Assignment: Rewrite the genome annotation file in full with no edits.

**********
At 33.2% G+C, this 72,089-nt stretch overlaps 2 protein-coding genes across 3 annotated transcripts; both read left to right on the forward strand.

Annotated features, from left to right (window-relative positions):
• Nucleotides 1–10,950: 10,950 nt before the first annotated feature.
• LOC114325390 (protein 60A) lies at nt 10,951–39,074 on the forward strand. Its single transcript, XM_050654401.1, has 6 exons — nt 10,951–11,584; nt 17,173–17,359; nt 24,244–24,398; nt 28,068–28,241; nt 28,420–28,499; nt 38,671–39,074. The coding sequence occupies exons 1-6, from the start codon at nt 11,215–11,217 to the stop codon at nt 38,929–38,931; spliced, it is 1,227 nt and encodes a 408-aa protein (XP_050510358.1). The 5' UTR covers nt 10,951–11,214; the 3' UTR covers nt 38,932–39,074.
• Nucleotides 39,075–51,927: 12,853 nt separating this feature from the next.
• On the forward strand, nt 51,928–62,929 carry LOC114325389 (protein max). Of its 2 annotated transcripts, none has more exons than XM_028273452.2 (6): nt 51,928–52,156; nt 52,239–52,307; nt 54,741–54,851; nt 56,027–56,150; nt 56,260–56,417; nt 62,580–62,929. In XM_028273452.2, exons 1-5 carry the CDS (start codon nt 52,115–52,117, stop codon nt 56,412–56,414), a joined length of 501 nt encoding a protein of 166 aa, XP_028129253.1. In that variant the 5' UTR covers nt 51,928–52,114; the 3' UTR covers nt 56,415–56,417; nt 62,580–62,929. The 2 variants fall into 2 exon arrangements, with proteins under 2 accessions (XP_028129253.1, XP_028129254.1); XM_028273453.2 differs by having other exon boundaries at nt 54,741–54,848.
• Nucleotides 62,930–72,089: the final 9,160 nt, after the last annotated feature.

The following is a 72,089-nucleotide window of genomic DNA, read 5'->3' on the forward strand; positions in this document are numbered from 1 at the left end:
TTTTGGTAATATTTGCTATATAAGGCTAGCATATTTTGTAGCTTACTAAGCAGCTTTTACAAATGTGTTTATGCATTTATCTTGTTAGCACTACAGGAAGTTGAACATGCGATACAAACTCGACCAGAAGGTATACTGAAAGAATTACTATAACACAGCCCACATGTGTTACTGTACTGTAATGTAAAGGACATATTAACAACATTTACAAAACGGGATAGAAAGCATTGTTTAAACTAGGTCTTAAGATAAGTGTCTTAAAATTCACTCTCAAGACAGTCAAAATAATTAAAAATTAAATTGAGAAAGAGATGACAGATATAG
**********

At 33.2% G+C, this 72,089-nt stretch overlaps 2 protein-coding genes across 3 annotated transcripts; both read left to right on the forward strand.

Annotated features, from left to right (window-relative positions):
• Nucleotides 1–10,950: 10,950 nt before the first annotated feature.
• LOC114325390 (protein 60A) lies at nt 10,951–39,074 on the forward strand. Its single transcript, XM_050654401.1, has 6 exons — nt 10,951–11,584; nt 17,173–17,359; nt 24,244–24,398; nt 28,068–28,241; nt 28,420–28,499; nt 38,671–39,074. The coding sequence occupies exons 1-6, from the start codon at nt 11,215–11,217 to the stop codon at nt 38,929–38,931; spliced, it is 1,227 nt and encodes a 408-aa protein (XP_050510358.1). The 5' UTR covers nt 10,951–11,214; the 3' UTR covers nt 38,932–39,074.
• Nucleotides 39,075–51,927: 12,853 nt separating this feature from the next.
• On the forward strand, nt 51,928–62,929 carry LOC114325389 (protein max). Of its 2 annotated transcripts, none has more exons than XM_028273452.2 (6): nt 51,928–52,156; nt 52,239–52,307; nt 54,741–54,851; nt 56,027–56,150; nt 56,260–56,417; nt 62,580–62,929. In XM_028273452.2, exons 1-5 carry the CDS (start codon nt 52,115–52,117, stop codon nt 56,412–56,414), a joined length of 501 nt encoding a protein of 166 aa, XP_028129253.1. In that variant the 5' UTR covers nt 51,928–52,114; the 3' UTR covers nt 56,415–56,417; nt 62,580–62,929. The 2 variants fall into 2 exon arrangements, with proteins under 2 accessions (XP_028129253.1, XP_028129254.1); XM_028273453.2 differs by having other exon boundaries at nt 54,741–54,848.
• Nucleotides 62,930–72,089: the final 9,160 nt, after the last annotated feature.

The following is a 72,089-nucleotide window of genomic DNA, read 5'->3' on the forward strand; positions in this document are numbered from 1 at the left end:
TTTTGGTAATATTTGCTATATAAGGCTAGCATATTTTGTAGCTTACTAAGCAGCTTTTACAAATGTGTTTATGCATTTATCTTGTTAGCACTACAGGAAGTTGAACATGCGATACAAACTCGACCAGAAGGTATACTGAAAGAATTACTATAACACAGCCCACATGTGTTACTGTACTGTAATGTAAAGGACATATTAACAACATTTACAAAACGGGATAGAAAGCATTGTTTAAACTAGGTCTTAAGATAAGTGTCTTAAAATTCACTCTCAAGACAGTCAAAATAATTAAAAATTAAATTGAGAAAGAGATGACAGATATAG